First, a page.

the world’s driest inhabited continent with 70% of its landmass being
deserts or semi-deserts.
It is a harsh country for plants to live – it
is extremely dry and it gets periods of drought
that can last for years. It is extremely hot, with temperatures in 50s
(°C) during the summer so if it does rain, evaporation is quick. The
soils are ancient, rich in salt and extremely infertile. How can plants
handle all this, and what plants are found in Australian deserts?
Ausralian desert landscape, by AllPosters. Click on
thumbnail to buy
Trees and Shrubs
Some of the trees found in Australian deserts are the beautiful Ghost
Gum (Corymbia sp.) which is almost iconic with its
silvery white bark; Mulga (Acacia aneura),
spicatum); Northern Cypress Pine (Callitris
Sandhill Wattle (Acacia ligulata); and Western Myall
papyrocarpa). Some of the shrubs found in Australian deserts
Narrow-leafed Hop Bush (Dodonaea viscosa), Emu Bush (Eremophila
glabra), Low Bluebush (Maireana artstrotricha),
Saltbush (Atriplex vesicaria) and Bullock Bush (Alectryon
Spinifex grass. Poster by AllPosters. Click on thumbnail
Grasses and Desert Wildflowers
The grasses that cover Australian deserts
are hummock grasses, commonly known as Spinifex Grass. In semi-deserts,
Mitchell Grasses are more common. Some of Australian many desert
wildflowers are Sturt’s Desert Rose, (Gossypium sturtianum)
Native Buttercup; the famous Kangaroo Paw (Anigozanthos
Sturt’s Desert Pea (Swainsona formosa) which can
weeks when it’s raining, then it just closes up and waits for more
Kangaroo Paw. Poster by AllPosters. Click on thumbnail to
Australian Desert Plants Adaptations
We usually think of a desert as a hot place. But that’s not what
defines a desert. Australian deserts are hot, but there are also cold
deserts in other parts of the world. What defines a desert is the
amount of rainfall, which is extremely low. In Australian deserts,
the rainfall is extremely unpredictable, so the plants have to have
adaptations that allow them to survive without water for an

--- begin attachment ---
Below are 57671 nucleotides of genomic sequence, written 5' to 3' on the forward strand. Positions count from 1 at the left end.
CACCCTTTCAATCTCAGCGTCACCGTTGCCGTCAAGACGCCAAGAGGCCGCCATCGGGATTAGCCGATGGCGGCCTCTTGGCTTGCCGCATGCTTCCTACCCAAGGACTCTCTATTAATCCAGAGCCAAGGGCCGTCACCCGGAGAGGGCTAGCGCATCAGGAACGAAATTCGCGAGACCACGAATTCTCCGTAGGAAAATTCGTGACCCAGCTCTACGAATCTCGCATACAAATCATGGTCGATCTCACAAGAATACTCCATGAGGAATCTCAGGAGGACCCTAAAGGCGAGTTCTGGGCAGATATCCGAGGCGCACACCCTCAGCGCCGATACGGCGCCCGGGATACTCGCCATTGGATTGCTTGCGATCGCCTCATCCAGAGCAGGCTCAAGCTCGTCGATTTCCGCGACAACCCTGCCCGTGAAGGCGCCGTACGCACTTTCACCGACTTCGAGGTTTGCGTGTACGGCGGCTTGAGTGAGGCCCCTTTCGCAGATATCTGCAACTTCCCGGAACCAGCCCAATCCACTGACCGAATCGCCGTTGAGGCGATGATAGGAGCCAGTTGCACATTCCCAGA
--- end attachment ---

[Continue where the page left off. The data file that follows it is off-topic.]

unpredictable time. Different plants have different adaptations.
Sturt’s Desert Pea. Poster by
on thumbnail to buy
Australian Desert Plants: Drought Avoiders
Some Australian desert plants simply avoid the drought:
when the rains come along, they sprout out, quickly reproduce and die
just weeks later. Their seeds are covered in chemicals that don’t let
them germinate. When the rains come along, that chemical is washed away
and the plants start growing.
Ghost Gum. Poster by AllPosters. Click on thumbnail to buy
Drought Resisters: Adaptations to Consume a Lot of Water
Drought Resisters are plants that have adaptations that allow them to
live through the periods of drought.
Many Australian desert plants such as trees and scrubs have either a
very deep root system that reaches to the groundwater, or a very
spread-out root system which extend far beyond the tree canopy and lie
just below the surface. These extensive root systems can capture a lot
of water once the rains come along.
Drought. Poster by AllPosters. Click on thumbnail to buy
Drought Resisters: Adaptations to Store a Lot of Water
It’s not only about getting the water, it’s also about storing the
water. Plants that conserve water in their leaves, fruit, stems or
roots are called succulents. Because water escapes through leaf
surfaces, a common adaption is to reduce that surface. Many desert
plants have small spiny leaves, often long and slender. Some have
glossy leaves to reflect the sun’s heat, others have waxy leaves to
prevent the water from escaping. Yet others have powdery surfaces, or
surfaces covered in small hair. Some plants also have behavioural
adaptations – they can turn their leaves edge-on towards the sun, or
only open their pores during the night when it’s cooler and evaporation
rates are lower. Some desert plants are nearly leafless, some curl
their leaves and some drop their leaves during the dry periods.
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